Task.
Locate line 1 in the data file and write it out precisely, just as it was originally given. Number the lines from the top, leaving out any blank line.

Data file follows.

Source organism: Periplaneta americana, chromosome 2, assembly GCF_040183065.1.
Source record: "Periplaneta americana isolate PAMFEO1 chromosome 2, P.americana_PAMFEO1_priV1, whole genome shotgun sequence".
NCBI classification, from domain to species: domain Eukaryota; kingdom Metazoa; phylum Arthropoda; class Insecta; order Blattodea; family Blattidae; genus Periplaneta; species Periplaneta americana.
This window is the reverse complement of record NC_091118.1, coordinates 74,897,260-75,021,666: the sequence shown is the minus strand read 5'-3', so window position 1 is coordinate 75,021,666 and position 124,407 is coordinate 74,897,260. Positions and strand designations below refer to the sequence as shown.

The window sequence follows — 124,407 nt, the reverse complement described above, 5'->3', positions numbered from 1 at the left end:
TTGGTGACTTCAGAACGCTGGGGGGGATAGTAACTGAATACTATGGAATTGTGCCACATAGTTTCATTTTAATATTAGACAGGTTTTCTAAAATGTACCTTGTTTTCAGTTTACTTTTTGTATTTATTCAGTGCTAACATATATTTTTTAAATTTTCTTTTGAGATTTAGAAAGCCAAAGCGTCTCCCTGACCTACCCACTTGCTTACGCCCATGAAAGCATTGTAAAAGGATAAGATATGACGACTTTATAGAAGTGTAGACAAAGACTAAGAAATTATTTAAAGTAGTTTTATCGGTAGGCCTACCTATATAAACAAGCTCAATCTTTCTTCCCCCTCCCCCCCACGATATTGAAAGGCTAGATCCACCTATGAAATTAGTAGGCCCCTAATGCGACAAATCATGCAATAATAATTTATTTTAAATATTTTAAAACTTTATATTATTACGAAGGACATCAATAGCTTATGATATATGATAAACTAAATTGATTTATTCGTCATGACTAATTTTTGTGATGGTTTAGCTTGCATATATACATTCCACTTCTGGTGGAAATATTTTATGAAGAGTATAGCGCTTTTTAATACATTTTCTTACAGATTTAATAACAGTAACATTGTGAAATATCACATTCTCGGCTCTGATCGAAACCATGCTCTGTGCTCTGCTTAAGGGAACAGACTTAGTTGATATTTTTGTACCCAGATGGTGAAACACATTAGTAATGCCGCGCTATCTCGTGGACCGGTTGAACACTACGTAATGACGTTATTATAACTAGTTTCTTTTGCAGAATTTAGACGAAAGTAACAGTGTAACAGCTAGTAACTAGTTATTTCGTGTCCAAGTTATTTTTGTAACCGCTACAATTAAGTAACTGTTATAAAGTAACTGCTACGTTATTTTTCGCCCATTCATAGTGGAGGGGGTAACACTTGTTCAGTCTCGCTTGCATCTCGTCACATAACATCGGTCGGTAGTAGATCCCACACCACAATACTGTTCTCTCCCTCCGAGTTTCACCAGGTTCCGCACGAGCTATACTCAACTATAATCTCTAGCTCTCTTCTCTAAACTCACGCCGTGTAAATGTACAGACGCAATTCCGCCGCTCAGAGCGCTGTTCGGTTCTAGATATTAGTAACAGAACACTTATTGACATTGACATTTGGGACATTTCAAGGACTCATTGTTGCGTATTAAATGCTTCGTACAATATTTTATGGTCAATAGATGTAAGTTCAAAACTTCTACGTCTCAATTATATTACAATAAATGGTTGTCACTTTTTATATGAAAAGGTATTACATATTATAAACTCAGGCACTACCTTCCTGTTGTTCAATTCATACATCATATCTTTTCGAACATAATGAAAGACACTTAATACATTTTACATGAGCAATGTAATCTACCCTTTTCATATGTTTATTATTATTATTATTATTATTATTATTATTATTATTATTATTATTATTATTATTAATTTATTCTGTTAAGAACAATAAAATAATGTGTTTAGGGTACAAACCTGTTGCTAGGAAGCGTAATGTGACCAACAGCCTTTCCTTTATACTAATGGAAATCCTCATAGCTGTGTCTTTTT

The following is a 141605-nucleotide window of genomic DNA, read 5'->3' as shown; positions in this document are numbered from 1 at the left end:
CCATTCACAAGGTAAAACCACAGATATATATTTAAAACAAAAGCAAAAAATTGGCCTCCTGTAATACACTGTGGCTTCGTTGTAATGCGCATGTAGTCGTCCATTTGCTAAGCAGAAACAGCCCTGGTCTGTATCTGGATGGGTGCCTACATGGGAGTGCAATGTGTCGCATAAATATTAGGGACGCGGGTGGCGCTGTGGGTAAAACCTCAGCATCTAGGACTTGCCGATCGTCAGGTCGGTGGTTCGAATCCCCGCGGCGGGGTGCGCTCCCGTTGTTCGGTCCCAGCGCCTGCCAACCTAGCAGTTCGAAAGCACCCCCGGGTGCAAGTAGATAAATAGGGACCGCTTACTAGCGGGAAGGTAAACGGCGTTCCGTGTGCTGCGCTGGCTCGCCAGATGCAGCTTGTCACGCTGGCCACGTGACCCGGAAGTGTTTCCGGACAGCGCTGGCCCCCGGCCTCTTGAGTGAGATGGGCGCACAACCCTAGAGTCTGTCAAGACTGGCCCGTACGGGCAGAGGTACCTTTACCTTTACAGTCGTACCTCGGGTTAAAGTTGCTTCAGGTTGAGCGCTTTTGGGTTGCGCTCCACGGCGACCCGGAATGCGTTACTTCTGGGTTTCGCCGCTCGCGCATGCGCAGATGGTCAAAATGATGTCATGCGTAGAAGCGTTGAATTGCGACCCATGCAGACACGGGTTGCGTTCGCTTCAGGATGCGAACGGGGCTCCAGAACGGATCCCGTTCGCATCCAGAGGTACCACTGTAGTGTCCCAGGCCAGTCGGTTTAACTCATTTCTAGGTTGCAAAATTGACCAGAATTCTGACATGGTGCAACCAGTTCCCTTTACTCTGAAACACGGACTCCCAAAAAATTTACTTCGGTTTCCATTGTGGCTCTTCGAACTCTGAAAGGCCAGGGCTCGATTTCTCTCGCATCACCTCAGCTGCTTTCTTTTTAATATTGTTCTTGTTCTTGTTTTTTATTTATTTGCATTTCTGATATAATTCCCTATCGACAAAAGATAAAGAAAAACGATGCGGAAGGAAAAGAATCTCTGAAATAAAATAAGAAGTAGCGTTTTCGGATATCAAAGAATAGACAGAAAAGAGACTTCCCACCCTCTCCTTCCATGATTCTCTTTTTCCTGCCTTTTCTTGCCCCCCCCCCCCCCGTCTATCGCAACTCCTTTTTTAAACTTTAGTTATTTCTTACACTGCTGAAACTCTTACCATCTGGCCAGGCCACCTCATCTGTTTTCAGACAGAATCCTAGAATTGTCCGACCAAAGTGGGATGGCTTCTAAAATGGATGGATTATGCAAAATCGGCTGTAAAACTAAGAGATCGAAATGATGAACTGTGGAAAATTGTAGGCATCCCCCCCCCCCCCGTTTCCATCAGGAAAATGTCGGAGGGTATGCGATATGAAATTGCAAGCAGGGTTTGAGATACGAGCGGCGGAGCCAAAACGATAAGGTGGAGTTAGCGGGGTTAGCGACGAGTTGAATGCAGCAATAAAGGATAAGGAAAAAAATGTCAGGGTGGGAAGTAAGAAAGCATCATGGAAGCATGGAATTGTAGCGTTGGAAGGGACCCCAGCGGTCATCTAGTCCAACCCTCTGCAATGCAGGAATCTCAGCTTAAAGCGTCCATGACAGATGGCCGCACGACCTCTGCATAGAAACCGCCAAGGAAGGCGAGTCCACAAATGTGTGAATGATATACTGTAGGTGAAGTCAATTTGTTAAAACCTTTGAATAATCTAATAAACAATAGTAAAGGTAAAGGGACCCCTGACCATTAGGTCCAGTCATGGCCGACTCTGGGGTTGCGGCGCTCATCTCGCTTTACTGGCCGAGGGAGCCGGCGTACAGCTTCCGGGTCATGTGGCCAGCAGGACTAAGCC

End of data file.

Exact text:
Source organism: Periplaneta americana, chromosome 2, assembly GCF_040183065.1.